Worldwide outcry grows after Maduro wins presidential election

Mike Pompeo. AFP

Mike Pompeo. AFP

Venezuelan officials declared socialist leader Nicolas Maduro the easy victor of Sunday's presidential election, while his leading challenger questioned the legitimacy of a vote marred by irregularities and called for a new ballot to prevent a brewing social crisis from exploding.

Mr Maduro also fell well short of the 10 million votes he said he wanted to win throughout the campaign. Turnout was under 50 per cent.

"They underestimated me", said a triumphant Maduro to cheers from his supporters as fireworks sounded and confetti fell at the presidential palace in Caracas.

He also expressed confidence in the ability of the Government of the South American nation to manage its internal affairs.

The government of Spain is adding its voice to a chorus of global condemnation of Venezuela's presidential election.

Panama's government followed suit, although fellow socialist republics Cuba and El Salvador sent congratulations.

In response, Venezuela suspended economic relations for three months with a hundred Panamanian businesses including Copa Airlines, Venezuela's primary air travel connection with Latin America.

The pro-government National Election Council says Maduro won 4 million votes more than independent challenger Henri Falcon.

CNE President Tibisay Lucena announced the results with 92.6 percent reporting and said the turnout was 46.1 percent, Deutsche Welle reported.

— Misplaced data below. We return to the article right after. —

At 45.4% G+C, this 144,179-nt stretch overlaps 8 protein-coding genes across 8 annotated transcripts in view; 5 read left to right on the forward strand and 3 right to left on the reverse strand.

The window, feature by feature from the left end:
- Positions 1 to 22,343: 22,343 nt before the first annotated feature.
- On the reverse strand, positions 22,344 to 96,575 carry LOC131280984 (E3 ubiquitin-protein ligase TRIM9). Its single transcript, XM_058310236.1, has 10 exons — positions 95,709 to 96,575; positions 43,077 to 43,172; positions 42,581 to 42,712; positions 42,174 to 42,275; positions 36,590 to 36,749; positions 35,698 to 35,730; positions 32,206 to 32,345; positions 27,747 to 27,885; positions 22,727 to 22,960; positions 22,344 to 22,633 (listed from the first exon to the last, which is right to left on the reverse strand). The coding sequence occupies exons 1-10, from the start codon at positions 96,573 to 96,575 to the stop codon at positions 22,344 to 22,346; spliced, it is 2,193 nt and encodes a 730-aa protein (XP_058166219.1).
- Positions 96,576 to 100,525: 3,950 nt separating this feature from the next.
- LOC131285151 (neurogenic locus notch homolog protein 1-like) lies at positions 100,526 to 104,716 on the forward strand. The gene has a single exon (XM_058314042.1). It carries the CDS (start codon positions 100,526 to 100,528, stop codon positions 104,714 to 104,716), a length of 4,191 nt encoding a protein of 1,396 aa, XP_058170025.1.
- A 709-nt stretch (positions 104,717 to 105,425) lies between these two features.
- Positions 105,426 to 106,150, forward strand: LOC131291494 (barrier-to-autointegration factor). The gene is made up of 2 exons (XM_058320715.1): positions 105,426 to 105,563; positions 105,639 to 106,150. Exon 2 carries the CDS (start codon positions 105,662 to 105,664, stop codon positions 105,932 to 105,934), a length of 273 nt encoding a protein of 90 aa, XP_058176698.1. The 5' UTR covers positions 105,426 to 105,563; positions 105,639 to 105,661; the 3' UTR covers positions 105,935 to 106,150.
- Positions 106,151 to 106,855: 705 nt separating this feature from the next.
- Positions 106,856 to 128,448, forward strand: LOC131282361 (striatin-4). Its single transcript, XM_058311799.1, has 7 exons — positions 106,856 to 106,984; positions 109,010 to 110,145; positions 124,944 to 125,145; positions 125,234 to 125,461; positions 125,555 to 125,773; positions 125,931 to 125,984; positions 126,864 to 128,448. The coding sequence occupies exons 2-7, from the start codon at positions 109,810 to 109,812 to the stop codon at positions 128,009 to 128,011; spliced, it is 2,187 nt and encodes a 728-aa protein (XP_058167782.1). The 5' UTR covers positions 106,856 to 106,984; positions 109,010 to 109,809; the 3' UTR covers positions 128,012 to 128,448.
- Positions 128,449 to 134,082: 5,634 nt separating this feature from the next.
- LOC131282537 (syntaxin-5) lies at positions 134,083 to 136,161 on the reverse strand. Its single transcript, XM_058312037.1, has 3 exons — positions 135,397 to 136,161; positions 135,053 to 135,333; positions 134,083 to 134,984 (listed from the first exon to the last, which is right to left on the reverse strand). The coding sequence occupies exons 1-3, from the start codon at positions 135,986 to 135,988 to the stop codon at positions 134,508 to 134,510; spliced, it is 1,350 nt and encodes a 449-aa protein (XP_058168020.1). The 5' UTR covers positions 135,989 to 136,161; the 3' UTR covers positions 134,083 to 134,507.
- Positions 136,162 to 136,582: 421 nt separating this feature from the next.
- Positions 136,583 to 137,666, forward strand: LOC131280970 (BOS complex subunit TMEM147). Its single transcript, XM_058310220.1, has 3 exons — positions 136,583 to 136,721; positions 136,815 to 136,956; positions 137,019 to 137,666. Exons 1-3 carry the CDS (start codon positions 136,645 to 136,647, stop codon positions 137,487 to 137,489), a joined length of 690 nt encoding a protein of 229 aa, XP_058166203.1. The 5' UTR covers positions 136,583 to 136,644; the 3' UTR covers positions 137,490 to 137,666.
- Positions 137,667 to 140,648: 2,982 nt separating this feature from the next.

Both of Maduro's opponents accused electoral authorities of turning a blind eye to a slew of blatant violations, including the establishment of red tents just steps away from voting centers where ruling party activists scanned on cellphones government-issued "Fatherland Cards". It also promised to push global and regional entities not issue Venezuela new credit.




The cards are required to receive benefits including food boxes and money transfers, sparking allegations that votes were effectively being bought.

But despite the unleveled playing field and concerns of fraud, some government critics nonetheless questioned the wisdom of not participating in an election that looked to be its best chance in years to defeat Chavismo.

Leaders with the nation's fragmented opposition declared the widespread abstention a silent but forceful protest and vowed to regroup moving forward.

"I implore Venezuelans not to become demoralised, today Maduro is weaker than ever before". "That's what we need to do with our country".

But in the opposition stronghold of eastern Caracas, the leafy streets were largely empty.

The election has drawn broad criticism since some of Maduro's most-popular rivals were barred from running, and several more were forced into exile.

Reeling from a fifth year of recession, falling oil production and USA sanctions, Venezuela is seeing growing levels of malnutrition, hyperinflation, and mass emigration.

Though increasingly shunned in the West, Maduro can at least count on the support of China and Russian Federation, which have provided billions of dollars' funding in recent years.

"Venezuela's election was a sham - neither free nor fair".

Asked if China had sent congratulations to Maduro, he said China would "handle this in accordance with diplomatic convention", but did not elaborate.

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